Sheila North, former grand chief of the Manitoba Keewatinowi Okimakanak, said she's hearing a lot of Indigenous voters say they either plan to change their vote, or not cast a ballot at all.

"I think a lot of people are catching on that the hope isn't with party politics," North said from Winnipeg.

New money came into her community for programming, including some of the $68 million over three years for First Nation-led health transformation in Manitoba, Ontario and Saskatchewan unveiled in 2018 at the end of North's term as grand chief.

But North said she's waiting to hear promised recognition of sovereignty, and a relationship with Canada that doesn't involve programs and policies that are "handed down" from Ottawa, before she decides if she'll vote.

"That will really earn my ear and give me a lot of hope," she said.

Missing the point

Squamish councillor Khelsilem said many platform promises should be considered basic human rights, such as access to clean drinking water, housing and education. And they miss the "real debates" that are happening within Indigenous communities over things like land and title.

Real estate has been the main vehicle for economic development in the Squamish Nation, which is building a major housing development on a parcel of land it recently won back in Vancouver, he said.

The Squamish Nation is not actively encouraging members to vote, but Khelsilem spoke at a rally in support of Jody Wilson-Raybould, Canada's first Indigenous attorney general, who is running as an Independent in Vancouver-Granville after she was ejected from the Liberal caucus over the SNC-Lavalin scandal.

Jody Wilson-Raybould, Canada's first Indigenous attorney general, is running as an independent in the riding of Vancouver-Granville after being removed from the Liberal caucus by Justin Trudeau. (Ben Nelms/CBC)

Khelsilem said he also believes Wilson-Raybould and NDP Leader Jagmeet Singh, as a candidate of colour, are engaging more Indigenous voters.

"I think there's something happening among racialized communities," Khelsilem said. "I honestly think Jagmeet is having an impact."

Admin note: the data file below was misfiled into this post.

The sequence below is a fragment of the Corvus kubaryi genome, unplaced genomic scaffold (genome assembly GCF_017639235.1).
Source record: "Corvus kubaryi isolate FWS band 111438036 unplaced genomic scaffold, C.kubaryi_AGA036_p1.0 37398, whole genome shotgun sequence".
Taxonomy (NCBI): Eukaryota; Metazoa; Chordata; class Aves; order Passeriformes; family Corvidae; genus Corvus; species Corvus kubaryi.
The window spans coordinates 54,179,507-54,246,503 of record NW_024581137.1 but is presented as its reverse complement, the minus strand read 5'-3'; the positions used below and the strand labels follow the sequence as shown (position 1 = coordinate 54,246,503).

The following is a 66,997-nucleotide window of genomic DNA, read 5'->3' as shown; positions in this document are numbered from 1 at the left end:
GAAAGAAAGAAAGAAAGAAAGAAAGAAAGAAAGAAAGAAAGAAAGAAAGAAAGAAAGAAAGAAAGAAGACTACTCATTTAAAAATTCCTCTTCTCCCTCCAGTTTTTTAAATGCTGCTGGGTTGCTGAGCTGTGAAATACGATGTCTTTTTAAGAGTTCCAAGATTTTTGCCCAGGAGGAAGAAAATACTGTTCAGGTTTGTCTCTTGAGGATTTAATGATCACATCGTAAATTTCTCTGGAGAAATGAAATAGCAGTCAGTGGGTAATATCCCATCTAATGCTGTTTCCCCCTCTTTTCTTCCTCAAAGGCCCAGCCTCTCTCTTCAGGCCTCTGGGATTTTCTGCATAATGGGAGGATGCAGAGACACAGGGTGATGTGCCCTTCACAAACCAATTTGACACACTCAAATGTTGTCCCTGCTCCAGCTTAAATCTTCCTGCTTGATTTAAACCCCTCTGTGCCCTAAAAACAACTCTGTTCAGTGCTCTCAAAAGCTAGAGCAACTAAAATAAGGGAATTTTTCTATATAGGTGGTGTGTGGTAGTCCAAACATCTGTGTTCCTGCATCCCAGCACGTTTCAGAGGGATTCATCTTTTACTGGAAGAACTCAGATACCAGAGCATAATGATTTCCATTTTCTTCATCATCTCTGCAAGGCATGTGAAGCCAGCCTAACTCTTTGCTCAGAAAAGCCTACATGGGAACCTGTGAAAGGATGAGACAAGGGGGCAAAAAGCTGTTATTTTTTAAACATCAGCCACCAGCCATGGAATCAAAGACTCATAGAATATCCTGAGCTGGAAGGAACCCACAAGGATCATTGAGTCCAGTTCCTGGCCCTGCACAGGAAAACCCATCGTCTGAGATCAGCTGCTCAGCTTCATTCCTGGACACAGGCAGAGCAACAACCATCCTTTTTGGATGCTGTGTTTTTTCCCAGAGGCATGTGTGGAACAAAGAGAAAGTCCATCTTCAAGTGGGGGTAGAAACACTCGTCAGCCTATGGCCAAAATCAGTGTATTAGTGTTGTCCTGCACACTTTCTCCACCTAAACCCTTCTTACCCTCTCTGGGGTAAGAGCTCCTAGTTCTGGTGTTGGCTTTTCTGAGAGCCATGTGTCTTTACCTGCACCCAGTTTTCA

With many projecting a minority government for either the Liberals or Conservatives, Khelsilem said the day after the election could be pivotal for First Nations. He'll be watching to see whether the NDP or Greens include Indigenous issues among their top demands, if either is asked to prop up the winning party.

"I think it will be a true accountability moment," Khelsilem said.

Others take a more radical view. Indigenous policy analyst Russ Diabo said he doesn't believe reconciliation is possible within the existing power structure and that the term has been used rhetorically to keep Indigenous communities down.

Diabo was a founding member of the Liberal party's Aboriginal Peoples Commission in 1990. He left the party in 1996, accusing then-prime minister Jean Chretien of burying the Aboriginal platform and continuing what he described as a "long standing federal objective of terminating Indigenous rights."

True change and reconciliation can't come from the top down, Diabo said.

"I'm going to look at a post-election strategy of figuring out how we're going to take on whoever forms the next government to advance our right of self-determination and our land rights," he said.

More time, more progress

For Joe Alphonse, tribal chief of the Tsilhqot'in National Government in B.C.'s Interior, the Liberals made as much progress as any government could in a single term.

The Tsilhqot'in was the first Indigenous government to have Aboriginal title to its lands recognized by the Supreme Court of Canada in 2014.

Trudeau was the first prime minister to visit the remote territory in 2018 when he exonerated six historic war chiefs who were wrongfully hanging.

"The first thing you do as you move forward is you acknowledge where you've been. This government has done that," Alphonse said.

"Now we can start working out how that relationship is going to look. We've still got a lot of work ahead of us, but we have to be patient and see it through."